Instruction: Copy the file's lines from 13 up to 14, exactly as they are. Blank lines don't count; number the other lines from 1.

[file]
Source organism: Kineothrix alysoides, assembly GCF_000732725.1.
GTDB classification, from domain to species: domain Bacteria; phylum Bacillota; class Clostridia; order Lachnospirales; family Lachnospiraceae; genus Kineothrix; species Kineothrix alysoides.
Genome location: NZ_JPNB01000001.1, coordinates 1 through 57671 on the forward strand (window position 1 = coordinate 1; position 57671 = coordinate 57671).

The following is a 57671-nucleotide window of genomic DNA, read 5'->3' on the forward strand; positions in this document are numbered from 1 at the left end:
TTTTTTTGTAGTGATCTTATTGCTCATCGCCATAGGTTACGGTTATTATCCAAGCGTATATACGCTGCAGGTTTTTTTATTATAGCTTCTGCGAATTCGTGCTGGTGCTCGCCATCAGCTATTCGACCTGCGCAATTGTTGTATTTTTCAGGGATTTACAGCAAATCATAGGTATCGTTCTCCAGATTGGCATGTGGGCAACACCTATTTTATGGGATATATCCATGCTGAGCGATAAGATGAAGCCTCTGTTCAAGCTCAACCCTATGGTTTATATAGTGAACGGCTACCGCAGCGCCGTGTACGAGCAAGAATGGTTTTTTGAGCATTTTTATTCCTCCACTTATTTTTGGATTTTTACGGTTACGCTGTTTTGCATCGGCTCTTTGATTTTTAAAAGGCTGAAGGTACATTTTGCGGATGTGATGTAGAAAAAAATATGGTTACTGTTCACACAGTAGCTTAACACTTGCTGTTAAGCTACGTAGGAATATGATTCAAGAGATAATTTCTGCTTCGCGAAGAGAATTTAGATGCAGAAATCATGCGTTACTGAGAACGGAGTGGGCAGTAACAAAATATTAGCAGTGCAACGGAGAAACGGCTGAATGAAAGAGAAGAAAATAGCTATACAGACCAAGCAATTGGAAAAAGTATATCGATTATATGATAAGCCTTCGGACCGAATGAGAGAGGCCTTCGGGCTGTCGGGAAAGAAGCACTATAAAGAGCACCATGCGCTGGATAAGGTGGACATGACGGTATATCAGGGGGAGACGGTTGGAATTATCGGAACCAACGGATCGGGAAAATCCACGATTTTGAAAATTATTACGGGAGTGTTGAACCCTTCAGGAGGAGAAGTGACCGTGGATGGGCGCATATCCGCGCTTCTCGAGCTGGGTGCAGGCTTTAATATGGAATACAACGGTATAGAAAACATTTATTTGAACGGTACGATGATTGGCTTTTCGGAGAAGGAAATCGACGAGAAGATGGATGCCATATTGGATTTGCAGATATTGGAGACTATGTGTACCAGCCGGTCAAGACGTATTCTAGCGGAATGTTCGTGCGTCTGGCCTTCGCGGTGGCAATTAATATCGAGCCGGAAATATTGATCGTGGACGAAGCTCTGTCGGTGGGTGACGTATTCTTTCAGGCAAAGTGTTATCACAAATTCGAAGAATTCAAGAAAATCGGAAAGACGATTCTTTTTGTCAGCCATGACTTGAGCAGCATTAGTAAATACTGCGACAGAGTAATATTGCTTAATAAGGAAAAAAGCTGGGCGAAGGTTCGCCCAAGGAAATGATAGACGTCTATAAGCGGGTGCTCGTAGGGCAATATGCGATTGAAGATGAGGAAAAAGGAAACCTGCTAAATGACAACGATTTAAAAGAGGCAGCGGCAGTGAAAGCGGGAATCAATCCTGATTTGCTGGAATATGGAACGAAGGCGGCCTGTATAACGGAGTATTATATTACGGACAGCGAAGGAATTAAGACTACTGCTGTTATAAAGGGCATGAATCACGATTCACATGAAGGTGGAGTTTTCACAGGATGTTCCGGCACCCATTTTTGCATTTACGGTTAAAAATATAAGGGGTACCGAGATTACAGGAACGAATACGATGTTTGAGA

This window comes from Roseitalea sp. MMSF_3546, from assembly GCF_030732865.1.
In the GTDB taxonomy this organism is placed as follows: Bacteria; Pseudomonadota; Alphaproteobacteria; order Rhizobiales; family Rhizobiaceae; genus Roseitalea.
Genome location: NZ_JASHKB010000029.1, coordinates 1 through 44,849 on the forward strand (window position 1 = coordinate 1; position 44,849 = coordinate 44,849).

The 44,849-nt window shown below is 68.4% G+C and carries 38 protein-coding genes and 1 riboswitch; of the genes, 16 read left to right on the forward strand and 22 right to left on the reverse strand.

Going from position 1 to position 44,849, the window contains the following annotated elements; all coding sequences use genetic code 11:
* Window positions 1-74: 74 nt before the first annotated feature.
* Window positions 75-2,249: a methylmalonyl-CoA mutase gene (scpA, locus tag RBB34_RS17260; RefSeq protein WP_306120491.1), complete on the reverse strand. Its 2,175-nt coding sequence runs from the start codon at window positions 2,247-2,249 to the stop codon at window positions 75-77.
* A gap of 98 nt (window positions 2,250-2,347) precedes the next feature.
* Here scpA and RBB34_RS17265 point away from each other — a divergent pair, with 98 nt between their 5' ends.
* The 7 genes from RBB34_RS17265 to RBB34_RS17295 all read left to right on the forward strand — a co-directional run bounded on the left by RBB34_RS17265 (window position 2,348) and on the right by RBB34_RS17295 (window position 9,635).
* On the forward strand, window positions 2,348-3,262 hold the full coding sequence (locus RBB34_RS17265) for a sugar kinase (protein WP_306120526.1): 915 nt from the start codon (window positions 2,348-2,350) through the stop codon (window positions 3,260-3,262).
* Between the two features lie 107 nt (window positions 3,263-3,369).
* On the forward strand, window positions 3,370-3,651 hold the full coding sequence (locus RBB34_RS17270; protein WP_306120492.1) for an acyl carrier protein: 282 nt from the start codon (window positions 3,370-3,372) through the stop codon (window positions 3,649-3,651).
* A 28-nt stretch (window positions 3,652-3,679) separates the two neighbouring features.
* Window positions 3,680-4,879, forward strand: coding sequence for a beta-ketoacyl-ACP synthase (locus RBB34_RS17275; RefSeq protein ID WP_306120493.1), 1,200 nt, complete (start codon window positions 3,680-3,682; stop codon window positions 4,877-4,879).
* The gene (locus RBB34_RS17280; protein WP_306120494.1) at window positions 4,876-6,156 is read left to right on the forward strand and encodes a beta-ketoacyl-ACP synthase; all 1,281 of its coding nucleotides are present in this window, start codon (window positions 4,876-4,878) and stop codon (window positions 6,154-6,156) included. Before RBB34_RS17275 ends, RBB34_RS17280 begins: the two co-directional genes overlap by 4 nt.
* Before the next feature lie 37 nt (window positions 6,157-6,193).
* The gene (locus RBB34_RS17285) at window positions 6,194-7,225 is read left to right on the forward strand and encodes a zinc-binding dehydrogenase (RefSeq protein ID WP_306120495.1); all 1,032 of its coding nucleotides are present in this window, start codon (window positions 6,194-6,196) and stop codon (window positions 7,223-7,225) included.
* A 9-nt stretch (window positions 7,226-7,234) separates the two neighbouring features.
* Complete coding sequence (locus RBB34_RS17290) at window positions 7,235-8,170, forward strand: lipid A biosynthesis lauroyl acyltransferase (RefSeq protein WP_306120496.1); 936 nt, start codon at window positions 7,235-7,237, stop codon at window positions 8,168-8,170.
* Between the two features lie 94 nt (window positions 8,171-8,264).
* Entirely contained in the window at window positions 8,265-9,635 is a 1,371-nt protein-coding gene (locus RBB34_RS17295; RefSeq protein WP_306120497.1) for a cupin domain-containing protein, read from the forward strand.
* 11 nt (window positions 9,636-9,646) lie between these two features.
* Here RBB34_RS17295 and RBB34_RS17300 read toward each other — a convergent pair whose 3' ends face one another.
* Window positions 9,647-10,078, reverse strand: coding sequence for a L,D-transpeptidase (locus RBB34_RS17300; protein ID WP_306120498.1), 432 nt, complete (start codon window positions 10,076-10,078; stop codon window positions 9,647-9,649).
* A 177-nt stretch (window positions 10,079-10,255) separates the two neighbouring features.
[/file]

* A gap of 98 nt (window positions 2,250-2,347) precedes the next feature.
* Here scpA and RBB34_RS17265 point away from each other — a divergent pair, with 98 nt between their 5' ends.